But this is only progress like the Pope beginning to endorse prophylactics in 2012 is progress. What Hz doesn’t do, and what the group has historically never done, is make good on these kidlike passions. Animal Collective may inspire creative writing but they don’t pose any musical challenges, lyrical koans or unique shows of emotion and feeling. They’re neither as prog nor as pop as diehards think, and even when they evoke funniness, such as the conga roll on “Mercury Man” that sounds like Fred Flintstone foot-pedaling as fast as he can—the effect is finite. If their sonic vocabulary or sense of play was all it’s cracked up to be, I might even demand acknowledgement of sex or current events. There aren’t men and women in this music. There aren’t even aliens. There are
plastic figurines being drowned in a Dole fruit cup and hidden in dirt by a frustrated adolescent. Centipede Hz evokes nothing so much as diner placemats or knockoff dollar store beach pails. Garishly colored banalities disguised as escapism. If the last forefront of imagination for indie-rockers is indeed banality, they’d be better off learning what domestically inclined country singers pack in their kids’ lunches rather than trying to mimic elevator music.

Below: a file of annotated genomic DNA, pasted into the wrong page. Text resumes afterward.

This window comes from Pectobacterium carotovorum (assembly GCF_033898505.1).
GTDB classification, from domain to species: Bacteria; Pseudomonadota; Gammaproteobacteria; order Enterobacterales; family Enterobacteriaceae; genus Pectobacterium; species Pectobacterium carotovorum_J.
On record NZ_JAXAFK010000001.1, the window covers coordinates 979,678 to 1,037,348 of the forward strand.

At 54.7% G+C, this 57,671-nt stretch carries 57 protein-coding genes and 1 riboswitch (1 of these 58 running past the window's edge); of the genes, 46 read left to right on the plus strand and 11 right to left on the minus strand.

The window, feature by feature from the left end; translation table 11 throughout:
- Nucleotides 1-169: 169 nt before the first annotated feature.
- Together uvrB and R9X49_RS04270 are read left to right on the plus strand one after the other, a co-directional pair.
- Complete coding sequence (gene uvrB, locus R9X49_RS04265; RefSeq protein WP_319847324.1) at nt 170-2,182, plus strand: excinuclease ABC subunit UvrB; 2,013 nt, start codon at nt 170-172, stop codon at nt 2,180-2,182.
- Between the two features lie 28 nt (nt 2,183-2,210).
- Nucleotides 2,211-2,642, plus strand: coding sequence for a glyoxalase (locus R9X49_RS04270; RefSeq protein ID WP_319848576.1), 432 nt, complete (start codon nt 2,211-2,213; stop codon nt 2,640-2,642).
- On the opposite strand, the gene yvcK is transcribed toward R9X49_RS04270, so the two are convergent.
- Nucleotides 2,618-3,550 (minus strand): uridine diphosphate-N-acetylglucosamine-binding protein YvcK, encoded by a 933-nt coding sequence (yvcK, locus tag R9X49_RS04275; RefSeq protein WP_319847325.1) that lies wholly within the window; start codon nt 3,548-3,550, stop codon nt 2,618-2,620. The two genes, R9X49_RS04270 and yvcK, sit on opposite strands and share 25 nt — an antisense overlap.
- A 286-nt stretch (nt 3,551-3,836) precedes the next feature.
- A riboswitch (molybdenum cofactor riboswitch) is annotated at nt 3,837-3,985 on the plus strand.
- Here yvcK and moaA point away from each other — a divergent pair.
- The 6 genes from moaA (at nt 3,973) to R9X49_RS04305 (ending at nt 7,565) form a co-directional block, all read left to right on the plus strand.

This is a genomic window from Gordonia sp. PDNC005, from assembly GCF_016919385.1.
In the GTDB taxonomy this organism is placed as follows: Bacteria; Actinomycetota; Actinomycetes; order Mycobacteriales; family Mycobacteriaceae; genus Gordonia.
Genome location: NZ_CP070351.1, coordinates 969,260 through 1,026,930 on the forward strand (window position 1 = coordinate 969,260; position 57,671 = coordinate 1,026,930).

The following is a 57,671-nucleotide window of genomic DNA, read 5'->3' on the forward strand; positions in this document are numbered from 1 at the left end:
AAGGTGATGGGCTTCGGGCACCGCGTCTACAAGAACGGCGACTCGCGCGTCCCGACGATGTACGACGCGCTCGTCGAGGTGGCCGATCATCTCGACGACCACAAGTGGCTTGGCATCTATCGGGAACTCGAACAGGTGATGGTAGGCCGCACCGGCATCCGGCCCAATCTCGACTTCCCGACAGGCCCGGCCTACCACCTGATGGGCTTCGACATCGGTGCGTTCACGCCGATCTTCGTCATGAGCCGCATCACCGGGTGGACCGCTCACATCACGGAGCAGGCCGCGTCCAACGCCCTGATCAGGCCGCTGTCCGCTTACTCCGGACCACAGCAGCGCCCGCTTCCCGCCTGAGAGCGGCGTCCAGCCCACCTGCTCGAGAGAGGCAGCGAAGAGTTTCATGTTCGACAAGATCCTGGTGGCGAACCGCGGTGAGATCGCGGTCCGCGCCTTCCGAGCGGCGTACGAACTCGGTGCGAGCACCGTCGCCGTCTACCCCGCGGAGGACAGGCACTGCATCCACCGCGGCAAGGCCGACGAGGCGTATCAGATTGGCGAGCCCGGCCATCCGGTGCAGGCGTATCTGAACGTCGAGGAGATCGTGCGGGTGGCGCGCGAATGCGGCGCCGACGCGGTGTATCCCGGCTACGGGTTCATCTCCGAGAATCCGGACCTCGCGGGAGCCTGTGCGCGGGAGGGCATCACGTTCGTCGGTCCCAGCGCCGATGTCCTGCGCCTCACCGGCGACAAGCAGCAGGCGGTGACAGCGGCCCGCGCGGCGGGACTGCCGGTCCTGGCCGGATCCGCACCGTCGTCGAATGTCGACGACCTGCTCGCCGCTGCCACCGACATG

More great music than ever is being made that’s loud, soft, catchy, droning or innovatively produced. But there is also no shortage of bands who’ve taken Animal Collective’s utopian framework and modified it for a more satisfying psychedelic or experimental experience. tUnE-yArDs has hardened their rhythms, swung funkier and brought in politics; Dirty Projectors have honed their harmonies into trickier yet more breathable fabrics and added virtuoso guitar. Beach House poured their everything into discovering the limits of trancelike beauty.
Centipede Hz is not their worst album as some will believe—or as its dense ugliness will first sound—and it may continue to reveal itself over time like TV on the Radio’s Nine Types of Light or Spoon’s Transference. Despite the absence of a singular stunner like “Summertime Clothes” or “Peacebone,” it’s even possible to imagine calling it their best album if we’re still listening for revealing new textures in “Mercury Man” two years from now. But Centipede Hz makes every move that this band, or any great band should be making—clarity, complexity and a willingness to challenge themselves and their audience—and it still fails by the high standard imposed externally by their stature because Animal Collective is not a great band.